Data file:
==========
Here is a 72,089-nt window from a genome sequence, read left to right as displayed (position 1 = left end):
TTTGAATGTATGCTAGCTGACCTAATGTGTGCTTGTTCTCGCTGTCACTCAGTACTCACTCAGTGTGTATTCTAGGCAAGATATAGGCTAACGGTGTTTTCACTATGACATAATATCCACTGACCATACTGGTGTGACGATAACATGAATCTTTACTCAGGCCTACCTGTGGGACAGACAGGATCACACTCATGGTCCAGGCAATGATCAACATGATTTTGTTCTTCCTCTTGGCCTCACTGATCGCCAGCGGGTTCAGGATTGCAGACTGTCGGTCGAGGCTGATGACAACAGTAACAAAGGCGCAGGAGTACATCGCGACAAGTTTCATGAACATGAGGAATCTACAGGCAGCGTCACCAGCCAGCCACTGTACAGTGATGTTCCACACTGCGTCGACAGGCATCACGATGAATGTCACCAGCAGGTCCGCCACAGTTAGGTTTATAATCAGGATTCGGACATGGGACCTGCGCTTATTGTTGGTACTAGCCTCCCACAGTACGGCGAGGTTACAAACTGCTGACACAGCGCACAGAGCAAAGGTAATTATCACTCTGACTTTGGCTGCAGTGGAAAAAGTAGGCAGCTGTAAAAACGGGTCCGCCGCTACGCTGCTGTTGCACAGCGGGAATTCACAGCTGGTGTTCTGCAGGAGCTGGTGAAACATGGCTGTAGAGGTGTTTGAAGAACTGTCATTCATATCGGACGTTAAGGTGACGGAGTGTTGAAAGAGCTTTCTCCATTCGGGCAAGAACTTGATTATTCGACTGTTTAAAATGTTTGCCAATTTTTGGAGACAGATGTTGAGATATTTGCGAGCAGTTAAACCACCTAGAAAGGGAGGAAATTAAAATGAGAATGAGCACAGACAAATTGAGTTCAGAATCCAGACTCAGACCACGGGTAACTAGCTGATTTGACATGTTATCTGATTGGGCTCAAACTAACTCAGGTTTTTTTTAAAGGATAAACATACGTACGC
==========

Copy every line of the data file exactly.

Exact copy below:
Here is a 72,089-nt window from a genome sequence, read left to right as displayed (position 1 = left end):
TTTGAATGTATGCTAGCTGACCTAATGTGTGCTTGTTCTCGCTGTCACTCAGTACTCACTCAGTGTGTATTCTAGGCAAGATATAGGCTAACGGTGTTTTCACTATGACATAATATCCACTGACCATACTGGTGTGACGATAACATGAATCTTTACTCAGGCCTACCTGTGGGACAGACAGGATCACACTCATGGTCCAGGCAATGATCAACATGATTTTGTTCTTCCTCTTGGCCTCACTGATCGCCAGCGGGTTCAGGATTGCAGACTGTCGGTCGAGGCTGATGACAACAGTAACAAAGGCGCAGGAGTACATCGCGACAAGTTTCATGAACATGAGGAATCTACAGGCAGCGTCACCAGCCAGCCACTGTACAGTGATGTTCCACACTGCGTCGACAGGCATCACGATGAATGTCACCAGCAGGTCCGCCACAGTTAGGTTTATAATCAGGATTCGGACATGGGACCTGCGCTTATTGTTGGTACTAGCCTCCCACAGTACGGCGAGGTTACAAACTGCTGACACAGCGCACAGAGCAAAGGTAATTATCACTCTGACTTTGGCTGCAGTGGAAAAAGTAGGCAGCTGTAAAAACGGGTCCGCCGCTACGCTGCTGTTGCACAGCGGGAATTCACAGCTGGTGTTCTGCAGGAGCTGGTGAAACATGGCTGTAGAGGTGTTTGAAGAACTGTCATTCATATCGGACGTTAAGGTGACGGAGTGTTGAAAGAGCTTTCTCCATTCGGGCAAGAACTTGATTATTCGACTGTTTAAAATGTTTGCCAATTTTTGGAGACAGATGTTGAGATATTTGCGAGCAGTTAAACCACCTAGAAAGGGAGGAAATTAAAATGAGAATGAGCACAGACAAATTGAGTTCAGAATCCAGACTCAGACCACGGGTAACTAGCTGATTTGACATGTTATCTGATTGGGCTCAAACTAACTCAGGTTTTTTTTAAAGGATAAACATACGTACGC